The DSC law makes it an offence to breach the confidentiality of any statistical data; presumably this refers to statistical data that has been gathered by the DSC but not yet publicly reported. Additionally, it is an offence to use statistical data other than for its intended purposes, or to change or add to it; on its face, this could significantly inhibit the potential benefits and efficiencies of being able to use general information for multiple analytical purposes. The DSC Law also makes it an offence to sell or disseminate any statistical information without obtaining a permit as provided in the DSC Law. Penalties for this are not insignificant: imprisonment for up to six months and/or a fine of up to AED 100,000. A variety of other offences are specified in the law and these include failing to cooperate with surveys, providing misleading information, failing to provide data, disseminating false statistics, and other offences.

The DSC Law contemplates a DSC advisory board that will include specialist members with experience and specialisation in the fields of planning and statistics. If the DSC uses this opportunity to seek input from specialists with practical, commercial and current experience in modern statistics methodologies and technologies, survey management, and big data management, then this will enhance the advisory board and enable the DSC to excel in meeting its stated goals.

Regulating Polling Companies Operating in Dubai

Additionally, Executive Council Resolution No.39 of 2015 Regulating Poll Studies Firms Operating in the Emirate of Dubai (the ‘’Resolution’’), has been issued to regulate the survey industry in Dubai. The Resolution provides that no one can conduct surveys in Dubai (including in any free zones located in Dubai) without a trade licence from the relevant licensing authority and a permit from the DSC. 

Besides seeking to ensure the proper and accurate conduct of surveys in Dubai, the objectives of the Resolution include providing legal protection for personal data, ensuring the efficient conduct of surveys by survey firms, and removing obstacles and creating a favourable environment for survey firms. The new permit process and associated official fee are likely to be of some interest to those operating in the industry, who have until mid-2016 to comply with the Resolution in this respect.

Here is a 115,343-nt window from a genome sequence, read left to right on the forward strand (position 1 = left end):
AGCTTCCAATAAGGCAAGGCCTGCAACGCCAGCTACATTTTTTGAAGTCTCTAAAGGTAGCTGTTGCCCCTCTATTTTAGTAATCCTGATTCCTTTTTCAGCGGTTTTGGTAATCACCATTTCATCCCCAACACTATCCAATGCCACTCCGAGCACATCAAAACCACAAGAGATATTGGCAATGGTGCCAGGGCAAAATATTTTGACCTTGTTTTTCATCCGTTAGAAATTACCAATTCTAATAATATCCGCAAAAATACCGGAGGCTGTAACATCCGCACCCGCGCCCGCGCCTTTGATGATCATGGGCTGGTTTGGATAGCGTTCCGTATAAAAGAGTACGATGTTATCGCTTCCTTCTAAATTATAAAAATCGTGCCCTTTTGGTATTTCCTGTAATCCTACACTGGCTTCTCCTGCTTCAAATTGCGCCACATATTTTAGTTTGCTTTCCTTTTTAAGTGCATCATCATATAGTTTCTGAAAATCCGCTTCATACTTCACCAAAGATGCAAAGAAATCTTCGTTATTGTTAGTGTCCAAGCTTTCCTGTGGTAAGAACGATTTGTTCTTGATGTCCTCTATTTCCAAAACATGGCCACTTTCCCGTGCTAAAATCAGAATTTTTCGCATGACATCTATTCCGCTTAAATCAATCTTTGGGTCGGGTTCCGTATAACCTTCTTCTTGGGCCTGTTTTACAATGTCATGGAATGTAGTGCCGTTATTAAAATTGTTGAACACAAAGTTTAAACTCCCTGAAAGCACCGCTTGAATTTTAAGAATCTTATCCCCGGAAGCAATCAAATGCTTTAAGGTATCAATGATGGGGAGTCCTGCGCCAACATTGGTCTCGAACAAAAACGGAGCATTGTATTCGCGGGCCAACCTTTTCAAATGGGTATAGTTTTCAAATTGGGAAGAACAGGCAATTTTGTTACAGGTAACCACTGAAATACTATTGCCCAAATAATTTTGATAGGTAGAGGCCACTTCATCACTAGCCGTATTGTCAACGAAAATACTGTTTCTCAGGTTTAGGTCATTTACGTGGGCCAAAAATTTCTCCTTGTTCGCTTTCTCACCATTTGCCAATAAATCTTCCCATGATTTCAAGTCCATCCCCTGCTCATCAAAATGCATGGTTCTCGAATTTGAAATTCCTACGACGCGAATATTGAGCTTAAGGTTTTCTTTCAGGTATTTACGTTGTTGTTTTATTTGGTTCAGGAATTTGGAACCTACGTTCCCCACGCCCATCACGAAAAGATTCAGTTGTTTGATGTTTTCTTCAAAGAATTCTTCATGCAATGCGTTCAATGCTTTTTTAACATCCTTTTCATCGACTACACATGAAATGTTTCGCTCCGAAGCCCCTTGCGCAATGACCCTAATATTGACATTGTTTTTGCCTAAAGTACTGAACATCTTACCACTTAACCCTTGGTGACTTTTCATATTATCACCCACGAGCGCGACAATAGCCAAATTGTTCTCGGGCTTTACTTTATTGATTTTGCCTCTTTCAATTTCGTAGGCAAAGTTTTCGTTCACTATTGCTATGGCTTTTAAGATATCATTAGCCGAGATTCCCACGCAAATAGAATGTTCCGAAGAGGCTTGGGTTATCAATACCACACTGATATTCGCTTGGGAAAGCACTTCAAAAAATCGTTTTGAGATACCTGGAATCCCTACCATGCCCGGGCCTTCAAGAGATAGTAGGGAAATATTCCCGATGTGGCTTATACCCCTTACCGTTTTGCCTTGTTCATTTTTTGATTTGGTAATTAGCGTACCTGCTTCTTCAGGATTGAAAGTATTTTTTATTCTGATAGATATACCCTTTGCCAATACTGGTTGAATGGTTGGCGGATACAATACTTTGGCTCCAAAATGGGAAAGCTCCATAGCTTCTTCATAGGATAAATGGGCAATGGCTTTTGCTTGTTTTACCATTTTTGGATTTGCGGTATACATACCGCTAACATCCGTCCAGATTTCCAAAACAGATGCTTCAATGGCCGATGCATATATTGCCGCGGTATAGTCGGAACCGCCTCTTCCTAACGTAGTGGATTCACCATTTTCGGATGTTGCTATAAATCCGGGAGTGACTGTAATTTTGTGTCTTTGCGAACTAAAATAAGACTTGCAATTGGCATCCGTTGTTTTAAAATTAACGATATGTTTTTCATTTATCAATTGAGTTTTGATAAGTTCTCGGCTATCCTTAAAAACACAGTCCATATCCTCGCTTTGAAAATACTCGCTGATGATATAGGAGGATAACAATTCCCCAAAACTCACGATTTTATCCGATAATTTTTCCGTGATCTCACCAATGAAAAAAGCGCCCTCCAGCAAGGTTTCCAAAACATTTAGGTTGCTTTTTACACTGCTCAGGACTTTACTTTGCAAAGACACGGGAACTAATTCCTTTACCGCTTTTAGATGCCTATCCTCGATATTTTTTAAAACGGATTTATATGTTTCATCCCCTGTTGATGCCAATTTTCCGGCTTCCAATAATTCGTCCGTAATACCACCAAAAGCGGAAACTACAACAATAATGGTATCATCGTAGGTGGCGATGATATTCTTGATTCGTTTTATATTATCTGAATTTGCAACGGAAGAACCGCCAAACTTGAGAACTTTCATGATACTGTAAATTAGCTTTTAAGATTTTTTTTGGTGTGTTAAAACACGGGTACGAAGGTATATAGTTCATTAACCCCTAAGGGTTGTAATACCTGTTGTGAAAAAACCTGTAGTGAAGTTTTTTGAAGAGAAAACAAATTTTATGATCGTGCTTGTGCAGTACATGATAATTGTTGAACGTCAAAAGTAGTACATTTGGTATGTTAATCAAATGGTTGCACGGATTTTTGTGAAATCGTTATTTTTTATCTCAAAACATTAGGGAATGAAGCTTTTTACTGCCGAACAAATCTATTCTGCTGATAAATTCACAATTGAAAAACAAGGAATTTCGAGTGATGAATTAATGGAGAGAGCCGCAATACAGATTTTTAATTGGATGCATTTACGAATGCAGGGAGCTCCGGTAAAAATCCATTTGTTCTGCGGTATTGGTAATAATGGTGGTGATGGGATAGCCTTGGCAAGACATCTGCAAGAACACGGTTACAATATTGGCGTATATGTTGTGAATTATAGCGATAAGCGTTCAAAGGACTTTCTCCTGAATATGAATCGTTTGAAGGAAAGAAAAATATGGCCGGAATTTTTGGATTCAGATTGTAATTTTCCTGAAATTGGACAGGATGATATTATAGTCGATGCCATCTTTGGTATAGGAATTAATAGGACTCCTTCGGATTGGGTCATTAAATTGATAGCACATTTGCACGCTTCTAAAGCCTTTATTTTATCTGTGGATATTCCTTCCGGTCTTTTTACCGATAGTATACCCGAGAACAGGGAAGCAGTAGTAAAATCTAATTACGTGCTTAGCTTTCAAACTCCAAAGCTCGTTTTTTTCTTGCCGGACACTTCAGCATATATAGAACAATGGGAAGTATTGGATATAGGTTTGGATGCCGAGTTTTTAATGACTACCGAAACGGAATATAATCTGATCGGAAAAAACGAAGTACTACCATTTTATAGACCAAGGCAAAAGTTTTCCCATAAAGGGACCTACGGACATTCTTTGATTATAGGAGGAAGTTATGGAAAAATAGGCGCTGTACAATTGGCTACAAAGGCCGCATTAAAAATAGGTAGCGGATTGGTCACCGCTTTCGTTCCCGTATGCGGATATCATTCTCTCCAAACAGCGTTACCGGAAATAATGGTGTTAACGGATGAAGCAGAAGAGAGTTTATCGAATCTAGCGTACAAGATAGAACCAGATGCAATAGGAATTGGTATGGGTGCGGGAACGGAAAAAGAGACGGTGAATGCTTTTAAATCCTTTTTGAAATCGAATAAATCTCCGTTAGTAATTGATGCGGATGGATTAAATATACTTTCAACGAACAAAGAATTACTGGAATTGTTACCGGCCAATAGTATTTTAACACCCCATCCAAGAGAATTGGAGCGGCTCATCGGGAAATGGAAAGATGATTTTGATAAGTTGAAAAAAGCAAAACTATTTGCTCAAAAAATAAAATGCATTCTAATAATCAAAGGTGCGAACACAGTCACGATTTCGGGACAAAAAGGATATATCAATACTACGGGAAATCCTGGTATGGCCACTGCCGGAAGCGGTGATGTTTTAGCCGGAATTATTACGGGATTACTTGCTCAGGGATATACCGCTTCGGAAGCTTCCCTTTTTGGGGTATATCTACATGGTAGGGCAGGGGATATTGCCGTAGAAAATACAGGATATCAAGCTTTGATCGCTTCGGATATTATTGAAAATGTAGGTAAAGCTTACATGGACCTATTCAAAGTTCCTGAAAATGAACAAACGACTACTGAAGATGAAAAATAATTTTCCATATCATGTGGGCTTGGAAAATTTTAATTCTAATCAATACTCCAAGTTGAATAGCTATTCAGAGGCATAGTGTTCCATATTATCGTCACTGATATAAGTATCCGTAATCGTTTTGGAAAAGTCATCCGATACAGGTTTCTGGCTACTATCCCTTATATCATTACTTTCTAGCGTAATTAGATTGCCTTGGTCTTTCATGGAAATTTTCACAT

The DSC’s role in regulating survey firms will significantly impact on their operations. The DSC will be responsible for: accepting or rejecting applications for permits by survey firms; monitoring the activities of survey firms to ensure compliance with the DSC’s requirements; issuing identification cards to field researchers; investigating complaints about survey firms; creating a finding of surveys and using these findings to update statistical data on Dubai; reviewing the reports based on surveys, and preparing appropriate responses in coordination with relevant government entities. 

Under the Resolution, survey firms are required to provide details of all personnel involved in the conduct of surveys in Dubai, cooperate with the DSC, and grant access to their premises, records, and data related to their activities. Upon request by the DSC, survey firms are also required to provide the DSC with any information or data relating to the firm’s activities in the emirate.

The Resolution provides for penalties for various prohibited acts, including: 

  • violating the confidentiality of personal data (AED 20,000);
  • changing or modifying the findings of surveys to misrepresent the facts (AED 10,000); and
  • using survey findings to undermine the image of the UAE or its achievements (not specified).

Significantly, the DSC is also responsible for finding appropriate solutions to overcome obstacles facing survey firms. While the new regulatory regime is likely to be greeted with some apprehension by those operating in the survey industry, the fact that one of DSC’s key roles is to find appropriate solutions for hurdles facing those in the industry should come as some relief.

Al Tamimi & Company’s Technology, Media & Telecommunications team regularly advises on issues relating to big data, personal data, data breaches, and other data-related issues. For further information, please contact Nick O’Connell () or Sana Saleem ().